Volvo Buying Itself Out of Chinese Joint Venture

Matt Posky
by Matt Posky
volvo buying itself out of chinese joint venture

Volvo Cars is plotting to buy out parent company Zhejiang Geely Holding and free itself of its Chinese joint venture. The Swedish (currently Swedish-Chinese) manufacturer has been hinting at the prospect of going public with an IPO, which most analysts believe would be bolstered by creating some distance from Geely.

While the Chinese Communist Party has ended mandates requiring electric vehicle firms from entering into joint ventures with established domestic businesses, the rule still exists for traditional automakers. However, the general assumption is that most will attempt to regain full ownership of their Chinese assets when the law is lifted next year. But critics are cautioning that the nation is under no obligation to maintain any commitment to foreign entities once they’ve split with their local partners.

Based upon international concerns of intellectual property theft, your author would even argue that China already has what it needs from these businesses. Why not allow them to buy themselves out of relationships and assume total financial responsibility for its facilities when the government can place whatever restrictions it wants moving forward? Perhaps I’m being too pessimistic. But China has a tendency to unapologetically do what’s best for itself and already benefited from the technological sharing required via JVs.

Then again, Volvo has said it receives a high degree of autonomy from Geely. But it also seems content with not getting any cozier and dodged a potential merger that was floated by its Chinese parent company in 2020.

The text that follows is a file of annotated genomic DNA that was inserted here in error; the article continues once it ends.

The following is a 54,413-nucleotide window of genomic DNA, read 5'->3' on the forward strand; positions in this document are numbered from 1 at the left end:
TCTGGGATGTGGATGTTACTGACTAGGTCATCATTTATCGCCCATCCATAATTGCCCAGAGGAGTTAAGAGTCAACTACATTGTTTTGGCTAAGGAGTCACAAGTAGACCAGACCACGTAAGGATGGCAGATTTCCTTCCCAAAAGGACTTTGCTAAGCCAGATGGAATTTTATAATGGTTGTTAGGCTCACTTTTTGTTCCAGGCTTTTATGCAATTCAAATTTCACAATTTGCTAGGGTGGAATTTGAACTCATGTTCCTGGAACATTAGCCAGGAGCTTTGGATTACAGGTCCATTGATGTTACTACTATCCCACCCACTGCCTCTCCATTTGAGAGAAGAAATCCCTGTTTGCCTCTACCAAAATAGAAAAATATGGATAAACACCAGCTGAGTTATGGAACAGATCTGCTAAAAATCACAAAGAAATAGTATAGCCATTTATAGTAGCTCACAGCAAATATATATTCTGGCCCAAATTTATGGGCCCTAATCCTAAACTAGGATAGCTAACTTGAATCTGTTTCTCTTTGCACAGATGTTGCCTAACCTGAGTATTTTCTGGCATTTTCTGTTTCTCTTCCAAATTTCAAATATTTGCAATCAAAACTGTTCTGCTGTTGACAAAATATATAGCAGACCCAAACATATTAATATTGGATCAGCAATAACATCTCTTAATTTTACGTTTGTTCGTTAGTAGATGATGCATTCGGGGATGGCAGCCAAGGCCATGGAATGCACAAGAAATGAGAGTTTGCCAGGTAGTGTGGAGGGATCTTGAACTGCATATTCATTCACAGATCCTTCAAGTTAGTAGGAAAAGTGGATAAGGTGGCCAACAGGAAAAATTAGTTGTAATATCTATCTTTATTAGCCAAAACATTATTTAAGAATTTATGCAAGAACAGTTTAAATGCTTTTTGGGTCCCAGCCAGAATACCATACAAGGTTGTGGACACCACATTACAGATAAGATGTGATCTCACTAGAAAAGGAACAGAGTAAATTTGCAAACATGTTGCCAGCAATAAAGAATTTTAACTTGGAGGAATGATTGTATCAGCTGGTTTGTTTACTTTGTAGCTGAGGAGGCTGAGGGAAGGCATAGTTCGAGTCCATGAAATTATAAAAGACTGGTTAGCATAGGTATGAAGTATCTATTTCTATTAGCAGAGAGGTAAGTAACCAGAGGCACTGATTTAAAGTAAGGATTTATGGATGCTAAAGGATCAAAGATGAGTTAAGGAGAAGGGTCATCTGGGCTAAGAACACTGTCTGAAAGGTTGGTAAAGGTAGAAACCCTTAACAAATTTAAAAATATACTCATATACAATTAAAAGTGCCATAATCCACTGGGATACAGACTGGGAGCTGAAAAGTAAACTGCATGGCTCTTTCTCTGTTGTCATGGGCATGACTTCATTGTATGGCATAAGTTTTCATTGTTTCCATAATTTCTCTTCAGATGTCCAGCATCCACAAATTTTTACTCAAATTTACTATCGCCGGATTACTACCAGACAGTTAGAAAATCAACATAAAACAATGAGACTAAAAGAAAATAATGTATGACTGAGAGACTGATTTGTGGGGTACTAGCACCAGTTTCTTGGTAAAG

While the details of the current deal have not been shared by either company. Reuters reported that Volvo would be assuming total control of factories in its manufacturing plants in Chengdu and Daqing, as well as its R&D center in Shanghai. It also speculated as to why Geely might not be terribly clingy when Volvo’s sales are dwarfed by the Germans.

From Reuters:

Volvo Cars sold over 166,000 vehicles in China last year, and its dealers are offering heavy discounts to compete with other premium brands like BMW and Audi.

The Gothenburg-based company was bought by Geely from Ford in the aftermath of the global financial crisis more than a decade ago, and has since shared ownership of its Chinese plants with its parent.

Volvo Cars said the transactions, which are subject to regulatory approval, would be carried out in two steps, starting in 2022 and seen formally completed in 2023.

“These two transactions will create a clearer ownership structure within both Volvo Cars and Geely Holding,” Geely’s CEO Daniel Li said in a statement, which did not refer to the possible IPO.

Volvo Cars has referenced the IPO on numerous occasions, however, with CEO Håkan Samuelsson previously indicating it could be underway before 2022. On Wednesday, he said his company would become the first foreign automaker to obtain full control over its Chinese operations. Geely leadership has also hinted at this, Li suggesting in June that Volvo would move quickly if placed on any stock exchange. Regardless, the two companies will still share platforms and components for the foreseeable future.